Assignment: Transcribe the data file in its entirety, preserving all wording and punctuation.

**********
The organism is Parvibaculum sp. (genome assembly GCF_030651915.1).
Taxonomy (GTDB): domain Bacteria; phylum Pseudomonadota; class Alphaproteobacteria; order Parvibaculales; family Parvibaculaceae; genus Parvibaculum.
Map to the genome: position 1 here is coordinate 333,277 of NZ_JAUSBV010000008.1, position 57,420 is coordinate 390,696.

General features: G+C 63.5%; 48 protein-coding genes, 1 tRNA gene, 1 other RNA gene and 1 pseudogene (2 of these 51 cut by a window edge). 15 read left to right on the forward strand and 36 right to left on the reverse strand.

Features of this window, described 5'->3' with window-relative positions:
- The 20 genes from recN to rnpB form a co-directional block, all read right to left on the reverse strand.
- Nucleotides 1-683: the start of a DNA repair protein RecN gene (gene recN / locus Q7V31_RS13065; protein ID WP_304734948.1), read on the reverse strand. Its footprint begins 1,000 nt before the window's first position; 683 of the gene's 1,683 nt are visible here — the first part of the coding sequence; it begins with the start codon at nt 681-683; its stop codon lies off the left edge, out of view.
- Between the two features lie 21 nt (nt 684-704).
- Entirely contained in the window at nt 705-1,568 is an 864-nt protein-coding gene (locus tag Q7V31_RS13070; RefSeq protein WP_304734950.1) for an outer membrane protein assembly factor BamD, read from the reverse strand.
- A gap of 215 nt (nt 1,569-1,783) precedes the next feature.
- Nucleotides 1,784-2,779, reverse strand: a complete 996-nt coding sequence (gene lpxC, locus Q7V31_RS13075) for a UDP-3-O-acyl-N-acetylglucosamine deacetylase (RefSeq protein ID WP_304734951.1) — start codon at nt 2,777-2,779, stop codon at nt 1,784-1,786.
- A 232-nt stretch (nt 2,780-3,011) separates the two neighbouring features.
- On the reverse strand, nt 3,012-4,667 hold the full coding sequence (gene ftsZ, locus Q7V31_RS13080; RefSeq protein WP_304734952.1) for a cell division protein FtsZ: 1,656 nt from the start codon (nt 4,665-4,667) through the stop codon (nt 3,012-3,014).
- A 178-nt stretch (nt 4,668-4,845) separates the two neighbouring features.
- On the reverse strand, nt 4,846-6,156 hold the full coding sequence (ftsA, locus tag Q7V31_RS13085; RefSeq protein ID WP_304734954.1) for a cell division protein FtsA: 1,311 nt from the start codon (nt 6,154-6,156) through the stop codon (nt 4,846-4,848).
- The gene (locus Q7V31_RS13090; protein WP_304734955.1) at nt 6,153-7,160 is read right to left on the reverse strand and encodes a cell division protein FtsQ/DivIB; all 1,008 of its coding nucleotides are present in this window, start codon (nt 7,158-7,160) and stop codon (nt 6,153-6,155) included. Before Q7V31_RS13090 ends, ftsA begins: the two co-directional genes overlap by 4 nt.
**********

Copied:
The organism is Parvibaculum sp. (genome assembly GCF_030651915.1).
Taxonomy (GTDB): domain Bacteria; phylum Pseudomonadota; class Alphaproteobacteria; order Parvibaculales; family Parvibaculaceae; genus Parvibaculum.
Map to the genome: position 1 here is coordinate 333,277 of NZ_JAUSBV010000008.1, position 57,420 is coordinate 390,696.

General features: G+C 63.5%; 48 protein-coding genes, 1 tRNA gene, 1 other RNA gene and 1 pseudogene (2 of these 51 cut by a window edge). 15 read left to right on the forward strand and 36 right to left on the reverse strand.

Features of this window, described 5'->3' with window-relative positions:
- The 20 genes from recN to rnpB form a co-directional block, all read right to left on the reverse strand.
- Nucleotides 1-683: the start of a DNA repair protein RecN gene (gene recN / locus Q7V31_RS13065; protein ID WP_304734948.1), read on the reverse strand. Its footprint begins 1,000 nt before the window's first position; 683 of the gene's 1,683 nt are visible here — the first part of the coding sequence; it begins with the start codon at nt 681-683; its stop codon lies off the left edge, out of view.
- Between the two features lie 21 nt (nt 684-704).
- Entirely contained in the window at nt 705-1,568 is an 864-nt protein-coding gene (locus tag Q7V31_RS13070; RefSeq protein WP_304734950.1) for an outer membrane protein assembly factor BamD, read from the reverse strand.
- A gap of 215 nt (nt 1,569-1,783) precedes the next feature.
- Nucleotides 1,784-2,779, reverse strand: a complete 996-nt coding sequence (gene lpxC, locus Q7V31_RS13075) for a UDP-3-O-acyl-N-acetylglucosamine deacetylase (RefSeq protein ID WP_304734951.1) — start codon at nt 2,777-2,779, stop codon at nt 1,784-1,786.
- A 232-nt stretch (nt 2,780-3,011) separates the two neighbouring features.
- On the reverse strand, nt 3,012-4,667 hold the full coding sequence (gene ftsZ, locus Q7V31_RS13080; RefSeq protein WP_304734952.1) for a cell division protein FtsZ: 1,656 nt from the start codon (nt 4,665-4,667) through the stop codon (nt 3,012-3,014).
- A 178-nt stretch (nt 4,668-4,845) separates the two neighbouring features.
- On the reverse strand, nt 4,846-6,156 hold the full coding sequence (ftsA, locus tag Q7V31_RS13085; RefSeq protein ID WP_304734954.1) for a cell division protein FtsA: 1,311 nt from the start codon (nt 6,154-6,156) through the stop codon (nt 4,846-4,848).
- The gene (locus Q7V31_RS13090; protein WP_304734955.1) at nt 6,153-7,160 is read right to left on the reverse strand and encodes a cell division protein FtsQ/DivIB; all 1,008 of its coding nucleotides are present in this window, start codon (nt 7,158-7,160) and stop codon (nt 6,153-6,155) included. Before Q7V31_RS13090 ends, ftsA begins: the two co-directional genes overlap by 4 nt.